Sixteen years after releasing her debut Jonathan Strange and Mr. Norrell, Susanna Clarke was shortlisted for the Costa Book Awards for her second novel, the highly anticipated Piranesi.
The Costas recognize the “nicest” books in five categories, with 708 books submitted this year. Piranesi, the fantastic tale of a man who lives in a house in which an ocean is trapped, was described by the judges for the £ 5,000 Costa Best Novel Award as ‘beautifully imagined’. Clarke, who was diagnosed with chronic fatigue syndrome after the release of the hit fantasy Jonathan Strange, said she was “so happy” to be part of the Costa line.
“It’s a book I really didn’t know if I could write or not. There was, I guess, a lot against that, against the likelihood that it would ever get written – after such a long illness, I really didn’t know if I could do that, ”she says. “And when I wrote it, it felt like such a strange and personal book to me that I wasn’t quite sure what I had written. So to be recognized is particularly special, particularly wonderful.
In the Best Novel category, Piranesi takes on Denise Mina’s thriller The Less Dead, which the judges call “a richly drawn, beautifully paced book … set in the guise of a thriller, but it’s actually ‘humanity”. Also shortlisted are Peace Talks by Tim Finch, “a deep, delicate and witty book” about a diplomat sent to a hotel in Tyrol, and The Mermaid of Black Conch by Monique Roffey, in which a fisherman draws the attention of ‘an ancient mermaid, who, according to the judges, “combines an alluring fable with the visceral realism of a Caribbean island”.
Among the authors of the first category of novels is Michelle Gallen, for Big Girl, Small Town, a dark comedic novel about a young woman from Northern Ireland whose father disappeared during the Troubles. The judges called it “simply exceptional”.
Gallen, who was born in Tyrone and raised during the Troubles, said her screening “doesn’t feel real” because “it’s been such a long and strange journey to get here.”
The author, who is autistic, fell ill with a form of encephalitis at the age of 23, in 1998. “I returned to my parents in a wheelchair. At one point, I didn’t know my second name. My mother fed me. It was a very difficult space to live in and the return to writing was therefore not quick, ”she said.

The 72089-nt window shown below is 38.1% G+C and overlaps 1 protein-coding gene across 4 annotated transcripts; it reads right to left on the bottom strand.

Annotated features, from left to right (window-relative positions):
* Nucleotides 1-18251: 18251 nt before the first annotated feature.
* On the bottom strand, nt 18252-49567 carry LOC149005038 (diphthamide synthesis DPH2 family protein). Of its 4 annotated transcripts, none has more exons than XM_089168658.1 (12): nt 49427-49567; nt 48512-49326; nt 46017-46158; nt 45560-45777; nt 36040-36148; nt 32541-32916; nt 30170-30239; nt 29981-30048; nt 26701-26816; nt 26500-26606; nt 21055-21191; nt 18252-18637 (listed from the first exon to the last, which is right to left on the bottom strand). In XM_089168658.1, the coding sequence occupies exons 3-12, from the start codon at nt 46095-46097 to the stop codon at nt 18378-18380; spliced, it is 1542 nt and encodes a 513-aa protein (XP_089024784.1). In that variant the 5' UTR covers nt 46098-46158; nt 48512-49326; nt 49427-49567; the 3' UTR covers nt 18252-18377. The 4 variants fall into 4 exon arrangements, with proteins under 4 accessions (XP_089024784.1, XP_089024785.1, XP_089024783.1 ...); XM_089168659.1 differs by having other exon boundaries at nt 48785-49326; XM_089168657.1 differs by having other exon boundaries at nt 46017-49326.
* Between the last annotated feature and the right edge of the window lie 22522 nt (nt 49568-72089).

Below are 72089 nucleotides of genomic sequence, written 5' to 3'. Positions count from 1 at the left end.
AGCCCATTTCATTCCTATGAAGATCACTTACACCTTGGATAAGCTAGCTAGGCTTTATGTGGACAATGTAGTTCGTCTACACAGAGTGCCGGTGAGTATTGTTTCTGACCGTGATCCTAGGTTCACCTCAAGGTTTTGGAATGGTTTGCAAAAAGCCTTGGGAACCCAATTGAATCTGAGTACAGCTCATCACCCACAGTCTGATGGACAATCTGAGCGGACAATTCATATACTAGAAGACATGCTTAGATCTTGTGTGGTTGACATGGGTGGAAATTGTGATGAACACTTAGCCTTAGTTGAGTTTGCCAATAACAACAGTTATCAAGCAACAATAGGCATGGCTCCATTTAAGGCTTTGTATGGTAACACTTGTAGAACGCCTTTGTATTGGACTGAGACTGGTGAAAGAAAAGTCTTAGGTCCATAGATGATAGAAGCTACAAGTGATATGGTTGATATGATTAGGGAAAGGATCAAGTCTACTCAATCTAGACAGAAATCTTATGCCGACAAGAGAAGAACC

Gallen started writing a daily journal to remember what she had done each day, then moved on to the news. She was working for the BBC in Belfast when she came up with the idea for Big Girl, Small Town. It took a long time for her to find a publisher, she says, because “we didn’t have Derry Girls, we didn’t have Milkman, we had nothing but the traditional bombshell tales and bullets ”.
“I think it’s so beautiful that a protagonist from the neurodiverse has been welcomed onto the shelves,” Gallen said. “To see a character who is generally not lovable and not neurotypical, who has not had a typical lifestyle, who is quite uncompromising – seeing her being accepted and seeing people spending time getting to know that person,” it’s extraordinary. “
Gallen faces three other debuts: The Family Tree by Sairish Hussain, who follows a widowed father as he raises his two small children; Love After Love by Ingrid Persaud, about an unconventional home in Trinidad; and All Water in the World by Karen Raney, in which a family is diagnosed with terminal cancer in a teenage girl.
The late Irish poet Eavan Boland is posthumously nominated in the Poetry category of the Historians, alongside novice poets Rachel Long and Martha Sprackland, for My Darling from the Lions and Citadel respectively; and Caroline Bird, winner of this year’s Forward Award for the Year of the Air.
Meg Rosoff is shortlisted for Best Children’s Book with The Great Godden, a teenage novel about first love and sibling rivalry, alongside Wranglestone by Darren Charlton, Voyage of the Sparrowhawk by Natasha Farrant and The Super Miraculous Journey of Freddie Yates by Jenny Pearson.
And in the biography category, Lee Lawrence is nominated for The Louder I Will Sing, about how his mother Cherry Groce was wrongly shot by police during a raid on her home in 1985. Novelist Julian Barnes is in the running. with The Man in the Red Coat, on a gynecologist in the heart of Paris Belle Époque; Palliative Care Specialist Dr Rachel Clarke is nominated for Dear Life; and Jeff Young is nominated for his ode to his childhood home, Ghost Town: A Liverpool Shadow Play.
The category winners, who each receive £ 5,000, will be announced on January 4th. The overall winner of the £ 30,000 Costa Book of the Year will be revealed on January 26.
Costa 2020 book awards selection
Big Girl, Small Town par Michelle Gallen (Éditeurs John Murray)
Family tree by Sairish Hussain (HQ)
Love after love by Ingrid Persaud (Faber)
All the Water in the World by Karen Raney (Two Roads)
Piranesi par Susanna Clarke (Bloomsbury Publishing)
Peace Talks par Tim Finch (Bloomsbury Publishing)
The less dead of Denise Mina (Harvill Secker)
The Mermaid of the Black Conch: A Love Story by Monique Roffey (Peepal Tree)
The Man in the Red Coat by Julian Barnes (Jonathan Cape)
Dear Life de Rachel Clarke (Little, Brown)
The Loudest I’ll Sing by Lee Lawrence (Sphere)
Ghost Town: A Liverpool Shadow Play par Jeff Young (Little Toller Books)
Caroline Bird’s Year of the Air (Carcanet)
Historians by Eavan Boland (Carcanet)
My Darling Lions by Rachel Long (Picador)
Citadel of Martha Sprackland (Pavilion Poetry)
Wranglestone par Darren Charlton (Little Tiger)
Voyage of the Hawk by Natasha Farrant (Faber)
The Super Miraculous Journey of Freddie Yates by Jenny Pearson (Usborne)
Le Grand Godden de Meg Rosoff (Bloomsbury Publishing)